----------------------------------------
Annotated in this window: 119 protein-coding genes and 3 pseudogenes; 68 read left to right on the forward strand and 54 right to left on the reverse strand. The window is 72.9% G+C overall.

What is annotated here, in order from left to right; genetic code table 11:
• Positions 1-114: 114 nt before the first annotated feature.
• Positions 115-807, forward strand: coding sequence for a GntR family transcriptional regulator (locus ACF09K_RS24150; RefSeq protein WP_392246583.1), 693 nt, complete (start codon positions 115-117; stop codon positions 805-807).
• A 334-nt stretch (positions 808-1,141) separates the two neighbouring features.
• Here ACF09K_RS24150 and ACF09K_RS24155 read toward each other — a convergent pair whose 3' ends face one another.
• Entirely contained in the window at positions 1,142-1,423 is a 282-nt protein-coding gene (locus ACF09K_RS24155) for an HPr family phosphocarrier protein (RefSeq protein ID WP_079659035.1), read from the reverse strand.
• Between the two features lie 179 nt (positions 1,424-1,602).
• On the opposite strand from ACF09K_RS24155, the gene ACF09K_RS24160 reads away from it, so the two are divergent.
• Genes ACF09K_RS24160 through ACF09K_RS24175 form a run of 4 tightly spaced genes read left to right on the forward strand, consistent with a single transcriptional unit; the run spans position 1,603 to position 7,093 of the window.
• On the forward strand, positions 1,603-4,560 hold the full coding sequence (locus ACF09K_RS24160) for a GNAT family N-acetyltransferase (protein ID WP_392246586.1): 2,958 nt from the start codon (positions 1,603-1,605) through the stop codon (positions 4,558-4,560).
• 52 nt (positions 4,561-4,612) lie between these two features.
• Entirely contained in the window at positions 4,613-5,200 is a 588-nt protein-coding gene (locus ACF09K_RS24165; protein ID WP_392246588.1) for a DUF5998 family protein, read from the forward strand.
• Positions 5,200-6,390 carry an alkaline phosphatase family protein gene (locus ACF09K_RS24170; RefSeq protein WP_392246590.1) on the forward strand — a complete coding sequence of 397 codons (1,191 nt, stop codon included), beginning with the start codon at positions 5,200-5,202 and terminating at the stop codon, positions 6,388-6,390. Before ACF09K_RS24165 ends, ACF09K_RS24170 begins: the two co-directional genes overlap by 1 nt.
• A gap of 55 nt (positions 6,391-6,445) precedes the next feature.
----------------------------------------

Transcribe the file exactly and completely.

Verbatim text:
Annotated in this window: 119 protein-coding genes and 3 pseudogenes; 68 read left to right on the forward strand and 54 right to left on the reverse strand. The window is 72.9% G+C overall.

What is annotated here, in order from left to right; genetic code table 11:
• Positions 1-114: 114 nt before the first annotated feature.
• Positions 115-807, forward strand: coding sequence for a GntR family transcriptional regulator (locus ACF09K_RS24150; RefSeq protein WP_392246583.1), 693 nt, complete (start codon positions 115-117; stop codon positions 805-807).
• A 334-nt stretch (positions 808-1,141) separates the two neighbouring features.
• Here ACF09K_RS24150 and ACF09K_RS24155 read toward each other — a convergent pair whose 3' ends face one another.
• Entirely contained in the window at positions 1,142-1,423 is a 282-nt protein-coding gene (locus ACF09K_RS24155) for an HPr family phosphocarrier protein (RefSeq protein ID WP_079659035.1), read from the reverse strand.
• Between the two features lie 179 nt (positions 1,424-1,602).
• On the opposite strand from ACF09K_RS24155, the gene ACF09K_RS24160 reads away from it, so the two are divergent.
• Genes ACF09K_RS24160 through ACF09K_RS24175 form a run of 4 tightly spaced genes read left to right on the forward strand, consistent with a single transcriptional unit; the run spans position 1,603 to position 7,093 of the window.
• On the forward strand, positions 1,603-4,560 hold the full coding sequence (locus ACF09K_RS24160) for a GNAT family N-acetyltransferase (protein ID WP_392246586.1): 2,958 nt from the start codon (positions 1,603-1,605) through the stop codon (positions 4,558-4,560).
• 52 nt (positions 4,561-4,612) lie between these two features.
• Entirely contained in the window at positions 4,613-5,200 is a 588-nt protein-coding gene (locus ACF09K_RS24165; protein ID WP_392246588.1) for a DUF5998 family protein, read from the forward strand.
• Positions 5,200-6,390 carry an alkaline phosphatase family protein gene (locus ACF09K_RS24170; RefSeq protein WP_392246590.1) on the forward strand — a complete coding sequence of 397 codons (1,191 nt, stop codon included), beginning with the start codon at positions 5,200-5,202 and terminating at the stop codon, positions 6,388-6,390. Before ACF09K_RS24165 ends, ACF09K_RS24170 begins: the two co-directional genes overlap by 1 nt.
• A gap of 55 nt (positions 6,391-6,445) precedes the next feature.